CONCLUSION (Armageddon book)
Seeing the word conclusion as my topic makes me feel intimidated. How can I conclude anything about an effort to understand the book of Revelation? Revelation is open-ended. How I feel about it can’t be settled once and for all. The book changes with the times.
Yet it seems good to reach some conclusion about why I wanted to teach a class about Revelation at all. First, it was the book in the Bible that made me afraid that my God isn’t good. I didn’t like that feeling so I needed to try to understand the book.
During the seventeen years, I have been teaching the Bible as Cultural Literature, I have learned a lot. I stopped blaming the God of the universe for the problems of the world. Discussion topics promoting honest self-examination left everyone free to question their beliefs without fear. It was clear the Spirit of Love is not injured when humanity questions its goodness—or even its very existence. We all know honest questioning is an honorable act.
Motivated by that atmosphere, I tackled Revelation. I spent lots of time looking up all the scripture references in the margins so I would understand what John’s vision was based upon. Then I did the rest of my homework and prepared the course.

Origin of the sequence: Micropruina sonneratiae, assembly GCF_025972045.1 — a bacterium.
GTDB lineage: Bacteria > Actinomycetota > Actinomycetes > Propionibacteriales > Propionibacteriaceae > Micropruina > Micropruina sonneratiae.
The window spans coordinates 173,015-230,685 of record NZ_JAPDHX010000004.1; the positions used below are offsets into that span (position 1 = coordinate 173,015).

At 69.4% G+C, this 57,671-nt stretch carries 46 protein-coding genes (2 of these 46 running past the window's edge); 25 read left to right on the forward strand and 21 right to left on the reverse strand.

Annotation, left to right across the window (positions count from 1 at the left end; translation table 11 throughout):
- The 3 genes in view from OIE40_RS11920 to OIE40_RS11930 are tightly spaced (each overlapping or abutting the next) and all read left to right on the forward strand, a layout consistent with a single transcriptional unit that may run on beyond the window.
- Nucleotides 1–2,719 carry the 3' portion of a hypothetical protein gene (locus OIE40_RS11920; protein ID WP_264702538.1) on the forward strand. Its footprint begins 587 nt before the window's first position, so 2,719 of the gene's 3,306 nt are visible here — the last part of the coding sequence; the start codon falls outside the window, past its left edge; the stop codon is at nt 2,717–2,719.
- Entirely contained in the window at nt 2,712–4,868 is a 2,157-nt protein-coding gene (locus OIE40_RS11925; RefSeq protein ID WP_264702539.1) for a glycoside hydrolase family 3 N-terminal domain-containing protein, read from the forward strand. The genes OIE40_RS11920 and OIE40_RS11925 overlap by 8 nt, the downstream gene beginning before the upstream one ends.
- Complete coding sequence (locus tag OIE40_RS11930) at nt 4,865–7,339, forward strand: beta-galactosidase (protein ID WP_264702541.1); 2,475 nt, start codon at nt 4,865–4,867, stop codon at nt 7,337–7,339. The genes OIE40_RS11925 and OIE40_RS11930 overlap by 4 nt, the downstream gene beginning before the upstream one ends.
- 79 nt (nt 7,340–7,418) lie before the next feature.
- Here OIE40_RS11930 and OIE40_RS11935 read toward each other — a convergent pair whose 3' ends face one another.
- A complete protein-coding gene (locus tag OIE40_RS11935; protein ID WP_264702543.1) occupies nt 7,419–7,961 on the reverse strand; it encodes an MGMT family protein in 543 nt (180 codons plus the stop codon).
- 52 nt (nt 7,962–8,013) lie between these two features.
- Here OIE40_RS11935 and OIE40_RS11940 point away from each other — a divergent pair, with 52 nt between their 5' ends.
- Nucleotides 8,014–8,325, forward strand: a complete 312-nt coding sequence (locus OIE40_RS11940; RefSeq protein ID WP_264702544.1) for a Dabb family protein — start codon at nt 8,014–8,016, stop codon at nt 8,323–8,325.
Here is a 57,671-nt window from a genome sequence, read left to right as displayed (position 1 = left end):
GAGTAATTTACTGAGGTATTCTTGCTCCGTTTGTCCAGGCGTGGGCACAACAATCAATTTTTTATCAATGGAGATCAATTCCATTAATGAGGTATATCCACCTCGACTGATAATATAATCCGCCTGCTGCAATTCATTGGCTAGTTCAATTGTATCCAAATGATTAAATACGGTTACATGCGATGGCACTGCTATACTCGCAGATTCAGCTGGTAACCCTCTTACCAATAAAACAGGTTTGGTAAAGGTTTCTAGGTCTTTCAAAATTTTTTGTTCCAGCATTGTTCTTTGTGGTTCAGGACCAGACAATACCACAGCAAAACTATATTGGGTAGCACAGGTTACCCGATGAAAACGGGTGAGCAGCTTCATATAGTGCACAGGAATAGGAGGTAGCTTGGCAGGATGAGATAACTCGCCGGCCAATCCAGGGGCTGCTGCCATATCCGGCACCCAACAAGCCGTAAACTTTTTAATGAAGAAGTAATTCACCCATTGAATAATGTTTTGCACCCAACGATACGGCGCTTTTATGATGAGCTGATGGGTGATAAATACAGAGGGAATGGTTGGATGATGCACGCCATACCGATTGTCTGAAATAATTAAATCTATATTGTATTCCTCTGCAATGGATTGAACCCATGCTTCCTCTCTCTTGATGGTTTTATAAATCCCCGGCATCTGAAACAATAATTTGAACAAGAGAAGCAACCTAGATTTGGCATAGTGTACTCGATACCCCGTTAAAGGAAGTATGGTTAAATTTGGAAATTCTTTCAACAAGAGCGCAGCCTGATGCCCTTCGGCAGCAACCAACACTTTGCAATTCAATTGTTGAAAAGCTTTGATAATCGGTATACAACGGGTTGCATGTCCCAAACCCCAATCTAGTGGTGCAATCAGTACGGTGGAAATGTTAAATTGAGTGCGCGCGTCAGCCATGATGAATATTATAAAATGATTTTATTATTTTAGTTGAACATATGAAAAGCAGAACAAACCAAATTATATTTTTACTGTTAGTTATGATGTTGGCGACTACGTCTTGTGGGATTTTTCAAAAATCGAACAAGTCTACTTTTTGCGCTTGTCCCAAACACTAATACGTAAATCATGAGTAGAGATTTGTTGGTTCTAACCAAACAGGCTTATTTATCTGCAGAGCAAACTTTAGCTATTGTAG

After studying, preparing, and teaching the course, I realized the popular Western belief that God stands ready to destroy his creation is only a belief. It is not substantiated by the book of Revelation.
Many careless readings of John’s message made me hold on to the preconceived notions of Armageddon that drowned out good reading comprehension.
"I saw heaven standing open and there before me was a white horse, whose rider is called Faithful and True. With justice, he judges and makes war. His eyes are like blazing fire, and on his head are many crowns . . . He is dressed in a robe dipped in blood, and his name is the Word of God. The armies of heaven were following him, riding on white horses and dressed in fine linen, white and clean. Out of his mouth comes a sharp sword with which to strike down the nations." (Rev. 19:11-15, NIV)
When I decided to teach Revelation, I had to understand Armageddon. I realized Christ’s weapon was the sword of truth carried in his mouth and that his white robe was stained with blood from his own self-sacrifice. Seeing Christ’s army dressed in spotless, fine white linen, I understood Christ’s army doesn’t have bloody victims. Their uniforms are spotless white.
My conclusion is that the Battle of Armageddon is a different kind of war, a war fought daily by Christ and his army of truth-bearers sharing the goodness of God with people everywhere. How long is it going to take for the sword of truth to change collective thought? We don’t know, but fortunately, the book of Revelation will be around to point the way to New Jerusalem!